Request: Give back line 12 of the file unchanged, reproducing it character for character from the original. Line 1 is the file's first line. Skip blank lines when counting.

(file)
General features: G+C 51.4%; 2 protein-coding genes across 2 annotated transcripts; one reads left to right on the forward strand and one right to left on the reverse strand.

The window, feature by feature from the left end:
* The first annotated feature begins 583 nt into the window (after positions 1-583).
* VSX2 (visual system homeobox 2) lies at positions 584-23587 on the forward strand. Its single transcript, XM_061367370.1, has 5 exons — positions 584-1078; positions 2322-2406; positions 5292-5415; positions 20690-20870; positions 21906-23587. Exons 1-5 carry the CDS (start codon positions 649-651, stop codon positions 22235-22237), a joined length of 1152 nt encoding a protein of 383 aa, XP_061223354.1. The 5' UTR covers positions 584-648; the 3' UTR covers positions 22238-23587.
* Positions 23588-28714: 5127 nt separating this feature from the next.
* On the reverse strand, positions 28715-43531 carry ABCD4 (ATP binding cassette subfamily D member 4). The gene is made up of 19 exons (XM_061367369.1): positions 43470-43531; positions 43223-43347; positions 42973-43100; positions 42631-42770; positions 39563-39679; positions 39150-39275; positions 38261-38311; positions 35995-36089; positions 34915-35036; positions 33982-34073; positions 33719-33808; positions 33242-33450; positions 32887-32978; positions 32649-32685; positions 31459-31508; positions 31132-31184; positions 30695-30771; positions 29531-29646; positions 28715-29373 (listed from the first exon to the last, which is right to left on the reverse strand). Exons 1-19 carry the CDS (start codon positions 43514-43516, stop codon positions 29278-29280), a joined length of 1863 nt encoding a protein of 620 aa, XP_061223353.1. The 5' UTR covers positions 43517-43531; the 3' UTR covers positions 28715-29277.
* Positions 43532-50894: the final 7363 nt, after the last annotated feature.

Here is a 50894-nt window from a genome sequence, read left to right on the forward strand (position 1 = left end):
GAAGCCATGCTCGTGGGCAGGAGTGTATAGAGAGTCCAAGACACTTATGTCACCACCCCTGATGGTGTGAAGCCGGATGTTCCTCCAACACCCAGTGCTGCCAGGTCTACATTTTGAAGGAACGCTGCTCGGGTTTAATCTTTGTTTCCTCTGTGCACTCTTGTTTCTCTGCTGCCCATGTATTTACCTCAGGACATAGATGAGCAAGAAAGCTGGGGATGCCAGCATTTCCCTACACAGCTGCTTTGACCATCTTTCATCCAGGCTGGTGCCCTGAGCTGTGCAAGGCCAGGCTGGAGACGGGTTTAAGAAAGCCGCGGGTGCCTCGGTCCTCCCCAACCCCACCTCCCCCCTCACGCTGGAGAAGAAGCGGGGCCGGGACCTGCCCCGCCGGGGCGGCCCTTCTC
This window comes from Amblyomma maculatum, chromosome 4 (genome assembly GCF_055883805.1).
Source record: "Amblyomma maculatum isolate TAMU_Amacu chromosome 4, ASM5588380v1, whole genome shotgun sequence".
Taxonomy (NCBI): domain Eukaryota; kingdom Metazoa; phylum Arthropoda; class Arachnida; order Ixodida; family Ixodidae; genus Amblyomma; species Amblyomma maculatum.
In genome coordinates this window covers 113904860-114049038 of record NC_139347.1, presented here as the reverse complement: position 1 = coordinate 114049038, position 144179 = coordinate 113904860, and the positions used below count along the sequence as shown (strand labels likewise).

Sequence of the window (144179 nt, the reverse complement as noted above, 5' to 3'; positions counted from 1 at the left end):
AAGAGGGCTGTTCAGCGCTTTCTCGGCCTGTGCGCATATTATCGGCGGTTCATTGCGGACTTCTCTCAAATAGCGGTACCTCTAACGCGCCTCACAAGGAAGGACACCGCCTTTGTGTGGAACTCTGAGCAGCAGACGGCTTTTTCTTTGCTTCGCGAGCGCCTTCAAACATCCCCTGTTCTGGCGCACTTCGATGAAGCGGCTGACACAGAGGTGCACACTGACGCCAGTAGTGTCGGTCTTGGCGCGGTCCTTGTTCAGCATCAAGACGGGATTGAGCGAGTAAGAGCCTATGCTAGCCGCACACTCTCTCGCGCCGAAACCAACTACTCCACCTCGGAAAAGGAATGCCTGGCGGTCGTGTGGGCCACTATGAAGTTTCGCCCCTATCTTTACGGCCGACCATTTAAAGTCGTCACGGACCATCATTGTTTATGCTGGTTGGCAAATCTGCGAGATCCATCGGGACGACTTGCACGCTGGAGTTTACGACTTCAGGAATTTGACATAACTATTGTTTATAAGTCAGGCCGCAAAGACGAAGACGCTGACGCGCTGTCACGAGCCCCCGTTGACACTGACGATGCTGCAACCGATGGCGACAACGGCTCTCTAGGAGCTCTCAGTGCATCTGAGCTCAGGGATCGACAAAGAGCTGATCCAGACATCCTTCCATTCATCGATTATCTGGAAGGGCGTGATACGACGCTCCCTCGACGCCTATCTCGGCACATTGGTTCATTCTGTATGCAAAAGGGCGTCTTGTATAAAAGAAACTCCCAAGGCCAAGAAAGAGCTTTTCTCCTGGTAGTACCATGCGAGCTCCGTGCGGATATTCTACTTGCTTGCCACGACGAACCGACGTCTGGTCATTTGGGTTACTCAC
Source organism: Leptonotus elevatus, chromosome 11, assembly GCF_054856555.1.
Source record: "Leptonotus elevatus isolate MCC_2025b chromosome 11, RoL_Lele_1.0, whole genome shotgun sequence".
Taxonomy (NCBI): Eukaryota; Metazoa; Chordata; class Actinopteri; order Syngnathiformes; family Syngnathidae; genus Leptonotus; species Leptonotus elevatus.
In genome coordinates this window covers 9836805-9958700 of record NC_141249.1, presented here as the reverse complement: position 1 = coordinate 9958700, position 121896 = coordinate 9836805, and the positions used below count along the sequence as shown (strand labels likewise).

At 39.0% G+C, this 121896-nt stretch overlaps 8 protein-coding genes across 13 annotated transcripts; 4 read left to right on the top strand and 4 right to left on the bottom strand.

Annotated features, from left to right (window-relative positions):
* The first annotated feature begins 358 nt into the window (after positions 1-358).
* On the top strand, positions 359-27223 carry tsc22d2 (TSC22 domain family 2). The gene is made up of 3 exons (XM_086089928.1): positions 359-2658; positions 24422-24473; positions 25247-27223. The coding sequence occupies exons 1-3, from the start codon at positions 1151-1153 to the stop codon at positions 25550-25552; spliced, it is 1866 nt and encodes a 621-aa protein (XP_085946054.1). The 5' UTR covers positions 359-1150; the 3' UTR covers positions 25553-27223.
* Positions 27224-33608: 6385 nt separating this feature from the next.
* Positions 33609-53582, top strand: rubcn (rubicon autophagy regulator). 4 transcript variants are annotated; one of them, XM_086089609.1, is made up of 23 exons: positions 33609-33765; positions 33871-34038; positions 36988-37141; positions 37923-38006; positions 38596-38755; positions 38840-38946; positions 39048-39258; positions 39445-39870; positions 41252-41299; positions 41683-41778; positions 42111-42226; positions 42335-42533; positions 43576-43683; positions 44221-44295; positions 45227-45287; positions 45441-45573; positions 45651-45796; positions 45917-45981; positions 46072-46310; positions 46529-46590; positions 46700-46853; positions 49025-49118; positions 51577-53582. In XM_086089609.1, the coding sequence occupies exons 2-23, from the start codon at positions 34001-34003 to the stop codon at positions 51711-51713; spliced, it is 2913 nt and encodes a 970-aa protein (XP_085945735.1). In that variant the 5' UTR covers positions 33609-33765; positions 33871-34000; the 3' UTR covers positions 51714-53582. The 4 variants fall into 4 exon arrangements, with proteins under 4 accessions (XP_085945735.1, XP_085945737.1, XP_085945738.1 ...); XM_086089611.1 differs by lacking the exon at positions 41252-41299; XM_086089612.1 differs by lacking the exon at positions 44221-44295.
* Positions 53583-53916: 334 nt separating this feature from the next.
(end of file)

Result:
Taxonomy (NCBI): domain Eukaryota; kingdom Metazoa; phylum Arthropoda; class Arachnida; order Ixodida; family Ixodidae; genus Amblyomma; species Amblyomma maculatum.